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Abdul Ghani Vs. DIn Dayal - Court Judgment

LegalCrystal Citation
CourtAllahabad
Decided On
Judge
Reported inAIR1919All219; 50Ind.Cas.655
AppellantAbdul Ghani
RespondentDIn Dayal
Excerpt:
.....is called upon to correct. but this authority to appoint does not arise unless the necessary conditions precedent have been fulfilled and it is clear to me that inasmuch as the plaintiff failed in this case to serve the notice required by paragraph 5, sub-paragraph 1, and to apply to the court in the manner laid down in paragraph 5, sub paragraph 2, the court had no authority to proceed to appoint babu kuar sen as an arbitrator even if it could be assumed in the munsif's favour that he was acting within his jurisdiction, it is certain that he acted at least with irregularity which in the circumstances was material, for the result of his action was that an arbitrator was thrust upon the defendant against his will and without his being given any opportunity of showing cause against the..........days, and that the defendant had no opportunity of showing cause against the appointment of babu kuar sen. the munsif passed no order on this application. he merely ordered it to be filed with the record and to be put up on the date fixed. in the meantime bibu kuar sen had issued notions to the parties to appear before him and produce their evidence on a certain date before the date for taking evidence, the defendant presented a petition to the arbitrator reiterating the objection he had already made in the court of the munsif; the result was that the defend, ant, refusing to recognise the appointment of babu kuar sen, declined to attend the enquiry and to produce any evidence the plaintiff's evidence was taken and an ex parte award was drawn up which was sent to the court. notice then.....
Judgment:

Lindsay, J.

1. This is an application in revision directed against an order of the Munsif of Bijnore passed in the course of a salt in which the parties originally went to arbitration. It appears that after the first arbitrator had been appointed and after he had been called upon to enter upon his duties, he informed the Court that he was not willing to act and returned the papers which had been sent to him. The date on which the papers were returned to the Court with this intimation was the 8th of December 1916. The Munsif thereupon directed that the parties should be given notice of the refusal of the arbitrator to act. On the 12th of December 1916 it is made to appear that an application was made on behalf of the plaintiff direct to the Court asking for the appointment of another arbitrator. The defendant was present on that occasion and from the order sheet it appears that the parties could not come to any agreement in the matter of nominating a fresh arbitrator In these circumstances the Munsif recorded an order saying that he considered one Babu Kuar Sen to be a suitable person to act as arbitrator and made an order appointing him accordingly. The defendant to k objection on the 18th of December 1916 to his appointment and took his stand on the provisions of Schedule II to the Code of Civil Procedure, paragraph 5. It was pointed out that no written notice had been served upon him by the plaintiff as required by that paragraph, that the appointment was made before the expiry of seven clear days, and that the defendant had no opportunity of showing cause against the appointment of Babu Kuar Sen. The Munsif passed no order on this application. He merely ordered it to be filed with the record and to be put up on the date fixed. In the meantime Bibu Kuar Sen had issued notions to the parties to appear before him and produce their evidence on a certain date Before the date for taking evidence, the defendant presented a petition to the arbitrator reiterating the objection he had already made in the Court of the Munsif; the result was that the defend, ant, refusing to recognise the appointment of Babu Kuar Sen, declined to attend the enquiry and to produce any evidence The plaintiff's evidence was taken and an ex parte award was drawn up which was sent to the Court. Notice then issued to the defendant 1 to show cause why the award should not be made a rule of Court. Again the defendant took objection to the appointment and pleaded that in the circumstances no decree should be made on the ex parte award. The Court overruled the objection and after expressing an opinion that the arbitrator had not been guilty of any misconduct gave a decree in terms of the award.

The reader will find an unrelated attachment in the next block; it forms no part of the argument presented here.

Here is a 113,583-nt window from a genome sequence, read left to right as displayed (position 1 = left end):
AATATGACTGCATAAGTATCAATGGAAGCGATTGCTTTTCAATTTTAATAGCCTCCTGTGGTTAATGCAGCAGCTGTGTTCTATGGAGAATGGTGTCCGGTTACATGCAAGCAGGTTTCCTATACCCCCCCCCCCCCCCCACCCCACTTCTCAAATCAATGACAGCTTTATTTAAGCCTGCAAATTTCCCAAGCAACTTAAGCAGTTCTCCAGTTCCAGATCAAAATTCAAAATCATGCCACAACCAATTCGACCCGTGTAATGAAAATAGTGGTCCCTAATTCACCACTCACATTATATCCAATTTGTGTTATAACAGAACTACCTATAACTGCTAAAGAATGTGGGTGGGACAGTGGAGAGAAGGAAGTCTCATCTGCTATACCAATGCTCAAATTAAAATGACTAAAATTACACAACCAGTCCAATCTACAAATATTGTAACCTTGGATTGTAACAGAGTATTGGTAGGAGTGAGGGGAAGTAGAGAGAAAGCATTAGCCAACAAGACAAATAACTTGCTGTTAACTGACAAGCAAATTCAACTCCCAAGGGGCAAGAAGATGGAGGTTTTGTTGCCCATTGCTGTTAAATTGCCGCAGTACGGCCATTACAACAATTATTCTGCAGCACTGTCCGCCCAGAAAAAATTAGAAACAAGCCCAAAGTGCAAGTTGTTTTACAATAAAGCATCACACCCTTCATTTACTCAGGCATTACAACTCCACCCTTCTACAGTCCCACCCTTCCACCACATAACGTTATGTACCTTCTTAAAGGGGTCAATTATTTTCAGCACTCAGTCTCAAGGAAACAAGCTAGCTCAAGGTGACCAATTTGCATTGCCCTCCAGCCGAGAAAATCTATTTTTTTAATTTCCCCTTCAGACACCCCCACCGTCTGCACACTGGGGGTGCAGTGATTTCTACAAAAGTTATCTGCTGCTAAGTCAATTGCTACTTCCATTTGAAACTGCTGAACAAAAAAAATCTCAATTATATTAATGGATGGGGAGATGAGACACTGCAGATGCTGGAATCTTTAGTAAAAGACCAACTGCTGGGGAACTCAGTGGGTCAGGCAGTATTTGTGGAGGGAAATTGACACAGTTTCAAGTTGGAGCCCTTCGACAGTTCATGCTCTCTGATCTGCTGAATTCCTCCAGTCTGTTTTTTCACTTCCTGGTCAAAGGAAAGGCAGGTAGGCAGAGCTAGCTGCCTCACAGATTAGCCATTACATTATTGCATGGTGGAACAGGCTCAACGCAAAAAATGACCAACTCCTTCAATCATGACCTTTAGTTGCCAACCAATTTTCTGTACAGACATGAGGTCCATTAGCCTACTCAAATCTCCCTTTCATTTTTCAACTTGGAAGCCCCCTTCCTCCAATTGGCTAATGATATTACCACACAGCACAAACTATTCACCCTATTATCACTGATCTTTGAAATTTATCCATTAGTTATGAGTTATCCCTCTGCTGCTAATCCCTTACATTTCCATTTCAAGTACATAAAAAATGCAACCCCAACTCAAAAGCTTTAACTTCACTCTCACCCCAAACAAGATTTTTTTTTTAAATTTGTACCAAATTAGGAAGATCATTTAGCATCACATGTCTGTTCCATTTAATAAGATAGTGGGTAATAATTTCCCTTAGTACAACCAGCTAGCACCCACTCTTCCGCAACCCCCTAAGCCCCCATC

2. It is argued here that the proceedings of the Munsif from the time the first arbitrator refused to act have been without jurisdiction and that even if they were not without jurisdiction they were at least tainted with illegality or material irregularity. On the other hand, it is argued that this is not a case for revision. It is pleaded that the provisions of the law regarding the appointment of the second arbitrator were substantially, if not literally, complied with. It is said that the Court bad jurisdiction to appoint a second arbitrator and that if there were any irregularities they were not material irregularities which this Court is called upon to correct. It is not to be doubted that in certain circumstances the Court is vested with jurisdiction to appoint a fresh arbitrator. But this authority to appoint does not arise unless the necessary conditions precedent have been fulfilled and it is clear to me that inasmuch as the plaintiff failed in this case to serve the notice required by paragraph 5, sub-paragraph 1, and to apply to the Court in the manner laid down in paragraph 5, sub paragraph 2, the Court had no authority to proceed to appoint Babu Kuar Sen as an arbitrator Even if it could be assumed in the Munsif's favour that he was acting within his jurisdiction, it is certain that he acted at least with irregularity which in the circumstances was material, for the result of his action was that an arbitrator was thrust upon the defendant against his will and without his being given any opportunity of showing cause against the appointment. I am satisfied, therefore, that the applicant has succeeded in making out the case sought to be established in revision. The proceedings were most irregular and must be set aside. The order is, therefore, that the application is allowed, the decree of the Munsif's Courtis set aside and the case is sent back for disposal in accordance with law. The petitioner is entitled to his costs in this Court, including fees on the higher scale.